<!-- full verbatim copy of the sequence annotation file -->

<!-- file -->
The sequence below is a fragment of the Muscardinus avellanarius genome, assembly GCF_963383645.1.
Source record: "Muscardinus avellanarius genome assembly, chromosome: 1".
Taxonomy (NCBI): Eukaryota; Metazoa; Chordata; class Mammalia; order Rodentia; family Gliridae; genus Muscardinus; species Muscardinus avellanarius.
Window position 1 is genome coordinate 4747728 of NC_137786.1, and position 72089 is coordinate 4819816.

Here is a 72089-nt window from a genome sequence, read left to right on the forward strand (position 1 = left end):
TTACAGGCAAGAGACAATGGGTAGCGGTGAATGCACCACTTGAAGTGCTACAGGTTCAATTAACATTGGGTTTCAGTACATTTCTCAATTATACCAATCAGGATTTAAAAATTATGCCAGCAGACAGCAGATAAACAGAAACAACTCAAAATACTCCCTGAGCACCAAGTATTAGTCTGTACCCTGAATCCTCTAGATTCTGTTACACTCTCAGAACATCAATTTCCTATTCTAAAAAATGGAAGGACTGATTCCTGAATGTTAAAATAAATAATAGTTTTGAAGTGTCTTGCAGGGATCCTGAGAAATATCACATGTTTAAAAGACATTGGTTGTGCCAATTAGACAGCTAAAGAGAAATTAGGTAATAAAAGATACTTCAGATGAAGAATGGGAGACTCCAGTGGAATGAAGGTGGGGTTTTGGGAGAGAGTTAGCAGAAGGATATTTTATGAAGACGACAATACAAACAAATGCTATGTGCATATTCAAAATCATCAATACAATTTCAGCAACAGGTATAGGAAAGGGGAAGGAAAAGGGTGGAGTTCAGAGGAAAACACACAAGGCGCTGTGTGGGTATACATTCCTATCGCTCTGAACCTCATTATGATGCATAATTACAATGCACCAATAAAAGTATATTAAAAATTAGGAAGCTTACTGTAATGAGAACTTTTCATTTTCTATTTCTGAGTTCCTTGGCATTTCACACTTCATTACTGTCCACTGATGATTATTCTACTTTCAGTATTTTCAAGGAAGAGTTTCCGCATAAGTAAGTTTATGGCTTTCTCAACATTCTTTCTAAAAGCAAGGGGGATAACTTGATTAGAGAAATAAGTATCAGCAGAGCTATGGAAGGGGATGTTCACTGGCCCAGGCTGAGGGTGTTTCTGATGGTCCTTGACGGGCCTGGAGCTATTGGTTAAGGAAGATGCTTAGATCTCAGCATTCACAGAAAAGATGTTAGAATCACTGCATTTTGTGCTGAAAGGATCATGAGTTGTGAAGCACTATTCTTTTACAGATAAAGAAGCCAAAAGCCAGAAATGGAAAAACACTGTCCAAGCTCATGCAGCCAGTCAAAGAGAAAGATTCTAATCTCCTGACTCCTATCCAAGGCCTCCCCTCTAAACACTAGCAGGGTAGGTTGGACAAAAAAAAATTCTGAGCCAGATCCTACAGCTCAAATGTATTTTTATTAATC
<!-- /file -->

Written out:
The sequence below is a fragment of the Muscardinus avellanarius genome, assembly GCF_963383645.1.
Source record: "Muscardinus avellanarius genome assembly, chromosome: 1".
Taxonomy (NCBI): Eukaryota; Metazoa; Chordata; class Mammalia; order Rodentia; family Gliridae; genus Muscardinus; species Muscardinus avellanarius.
Window position 1 is genome coordinate 4747728 of NC_137786.1, and position 72089 is coordinate 4819816.

Here is a 72089-nt window from a genome sequence, read left to right on the forward strand (position 1 = left end):
TTACAGGCAAGAGACAATGGGTAGCGGTGAATGCACCACTTGAAGTGCTACAGGTTCAATTAACATTGGGTTTCAGTACATTTCTCAATTATACCAATCAGGATTTAAAAATTATGCCAGCAGACAGCAGATAAACAGAAACAACTCAAAATACTCCCTGAGCACCAAGTATTAGTCTGTACCCTGAATCCTCTAGATTCTGTTACACTCTCAGAACATCAATTTCCTATTCTAAAAAATGGAAGGACTGATTCCTGAATGTTAAAATAAATAATAGTTTTGAAGTGTCTTGCAGGGATCCTGAGAAATATCACATGTTTAAAAGACATTGGTTGTGCCAATTAGACAGCTAAAGAGAAATTAGGTAATAAAAGATACTTCAGATGAAGAATGGGAGACTCCAGTGGAATGAAGGTGGGGTTTTGGGAGAGAGTTAGCAGAAGGATATTTTATGAAGACGACAATACAAACAAATGCTATGTGCATATTCAAAATCATCAATACAATTTCAGCAACAGGTATAGGAAAGGGGAAGGAAAAGGGTGGAGTTCAGAGGAAAACACACAAGGCGCTGTGTGGGTATACATTCCTATCGCTCTGAACCTCATTATGATGCATAATTACAATGCACCAATAAAAGTATATTAAAAATTAGGAAGCTTACTGTAATGAGAACTTTTCATTTTCTATTTCTGAGTTCCTTGGCATTTCACACTTCATTACTGTCCACTGATGATTATTCTACTTTCAGTATTTTCAAGGAAGAGTTTCCGCATAAGTAAGTTTATGGCTTTCTCAACATTCTTTCTAAAAGCAAGGGGGATAACTTGATTAGAGAAATAAGTATCAGCAGAGCTATGGAAGGGGATGTTCACTGGCCCAGGCTGAGGGTGTTTCTGATGGTCCTTGACGGGCCTGGAGCTATTGGTTAAGGAAGATGCTTAGATCTCAGCATTCACAGAAAAGATGTTAGAATCACTGCATTTTGTGCTGAAAGGATCATGAGTTGTGAAGCACTATTCTTTTACAGATAAAGAAGCCAAAAGCCAGAAATGGAAAAACACTGTCCAAGCTCATGCAGCCAGTCAAAGAGAAAGATTCTAATCTCCTGACTCCTATCCAAGGCCTCCCCTCTAAACACTAGCAGGGTAGGTTGGACAAAAAAAAATTCTGAGCCAGATCCTACAGCTCAAATGTATTTTTATTAATC